Rutter, William J.
UCSF Library & CKM
Archives and Special Collections
530 Parnassus Ave.
San Francisco, CA 94143-0840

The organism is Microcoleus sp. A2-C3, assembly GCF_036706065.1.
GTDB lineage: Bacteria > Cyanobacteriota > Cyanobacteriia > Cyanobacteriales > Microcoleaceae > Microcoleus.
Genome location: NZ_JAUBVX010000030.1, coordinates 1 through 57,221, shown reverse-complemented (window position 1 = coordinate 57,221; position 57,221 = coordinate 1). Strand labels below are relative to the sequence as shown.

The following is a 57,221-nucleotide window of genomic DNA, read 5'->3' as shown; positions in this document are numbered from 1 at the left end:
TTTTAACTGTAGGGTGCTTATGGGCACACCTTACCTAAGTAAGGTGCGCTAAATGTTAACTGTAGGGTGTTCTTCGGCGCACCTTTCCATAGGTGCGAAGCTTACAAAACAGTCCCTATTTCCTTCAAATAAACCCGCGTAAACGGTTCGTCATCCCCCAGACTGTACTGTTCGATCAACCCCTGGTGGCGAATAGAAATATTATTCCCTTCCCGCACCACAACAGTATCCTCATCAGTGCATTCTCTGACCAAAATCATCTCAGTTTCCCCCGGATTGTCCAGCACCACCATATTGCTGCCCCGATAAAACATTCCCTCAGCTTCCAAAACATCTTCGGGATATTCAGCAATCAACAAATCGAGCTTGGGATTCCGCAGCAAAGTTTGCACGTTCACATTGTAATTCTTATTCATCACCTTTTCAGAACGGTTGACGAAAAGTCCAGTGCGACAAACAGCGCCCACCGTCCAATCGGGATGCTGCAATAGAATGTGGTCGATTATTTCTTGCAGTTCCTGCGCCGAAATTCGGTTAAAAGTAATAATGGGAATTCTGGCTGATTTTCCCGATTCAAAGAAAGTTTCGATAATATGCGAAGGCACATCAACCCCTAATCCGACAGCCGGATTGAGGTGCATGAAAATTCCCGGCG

Born on August 28, 1928, William J. Rutter received a B.A. in Biochemistry from Harvard University in 1949, after a year at Brigham Young University and a stint in the Navy. He went on to get an M.S. in (?) from the University of Utah (1950) and a Ph.D. in (?) from the University of Illinois (1952). After post-doctoral work at the University of Wisconsin (1952-1954) and the Nobel Institute in Sweden (1954-1955), Rutter joined the faculty at the University of Illinois (1955-1963). In 1962-1963, he went to Stanford on a Guggenheim Fellowship, and then returned to Illinois as a full professor for two years (1963-1965). He held a joint professorship in genetics and biochemistry at the University of Washington from 1965-1968, before becoming Hertzstein Professor of Biochemistry and Chairman of the Department of Biochemistry and Biophysics at UCSF in 1969. Chairman of the department until 1982, Rutter became the Director of the Hormone Research Institute at UCSF in 1983. In addition he held numerous extramural appointments, including serving on advisory committees for various national and international laboratories and scientific organizations. He also held offices in various professional societies and served on a number of journal editorial boards. Rutter became an emeritus professor in 1991. Among Rutter's diverse research contributions are, discovery and characterization of the three RNA polymerase transcription systems operating in eucaryotic gene expression, cloning and structural and functional analysis of the insulin gene, nucleotide sequencing of hepatitis B virus, and development (with Chiron corporation and Merck) of the first commercial genetically engineered human vaccine, for hepatitis B. Though an innovative researcher, Rutter is best known at UCSF for his leadership as chairman and his encouragement of a collaborative, interdisciplinary approach to research. He transformed a mediocre department into a vital and groundbreaking research facility that has become a foundation for the biotech industry centered in the San Francisco Bay Area. Another of his contributions is the promotion of biotechnology and the fostering of cooperative research efforts between industry and academia. In 1981, he and two colleagues formed Chiron Corporation, where he remains as chairman of the board of directors. The Rutter Collection consists of 12 cartons and 1 manuscript box containing files primarily documenting his association with the University of California at San Francisco (1969-1994) as professor of biochemistry, department chair and lab director including associated professional commitments: membership in professional organizations, work on advisory boards, and consulting. Some material on his involvement in the Biotech industry is included, although there is little or no evidence of Chiron activities. Chiron was co-founded by Rutter and Edward Penhoet in 1981. The papers include administrative and professional correspondence, subject files, some financial and personnel documents, minutes and agendas, conference materials and other materials that he produced during his career at UCSF. The collection does not include any documentation of actual research, i.e., lab notebooks or experimental data, though administrative files on MUAs, grants, and patents are a part of the collection. Photocopies of some experimental data are included in the Patent files, but the actual lab notebooks apparently no longer exist. There are also extensive correspondence files covering the exchange of scientific information and materials. The papers in this collection were all created or collected by Rutter in the course of his career, but they come from various offices; having moved with him from the Department of Biochemistry and Biophysics to the Hormone Research Institute. Sally Hughes, a historian with the History of Health Sciences Department at UCSF arranged for the donation of the material as a part of her oral history research project with Rutter. The majority of the records came to Special Collections from the Hormone Research Institute office by way of Dr. Hughes. Additional records were transferred directly from the Hormone Research Lab. The collection is organized into five subgroups. Each subgroup is arranged by series as necessary. The first covers Rutter's activities as Hertzstein Professor of Biochemistry (1969-1991), including his administrative duties as head of the Department of Biochemistry and Biophysics (1969-1981) and as director of the Hormone Research Institute (1982-1989). Rutter's filling system maintained no distinction between his activities. The second subgroup documents Rutter's wider involvement with the UC system and UCSF (particularly membership on the School of Medicine Executive Committee and other committee work). The third includes materials on his various Professional Commitments: membership in professional organizations, service on editorial boards and as a manuscript and grant reviewer, consultant work and service on a variety of advisory boards. The fourth subgroup documents his Business Commitments. Patent materials form the fifth subgroup. These materials are preserved for their historic value, but are temporarily restricted for sensitive legal reasons. Folders are usually arranged alphabetically within their series or subseries, exceptions include Travel which is arranged chronologically, and a part of Correspondence which is arranged hierarchically.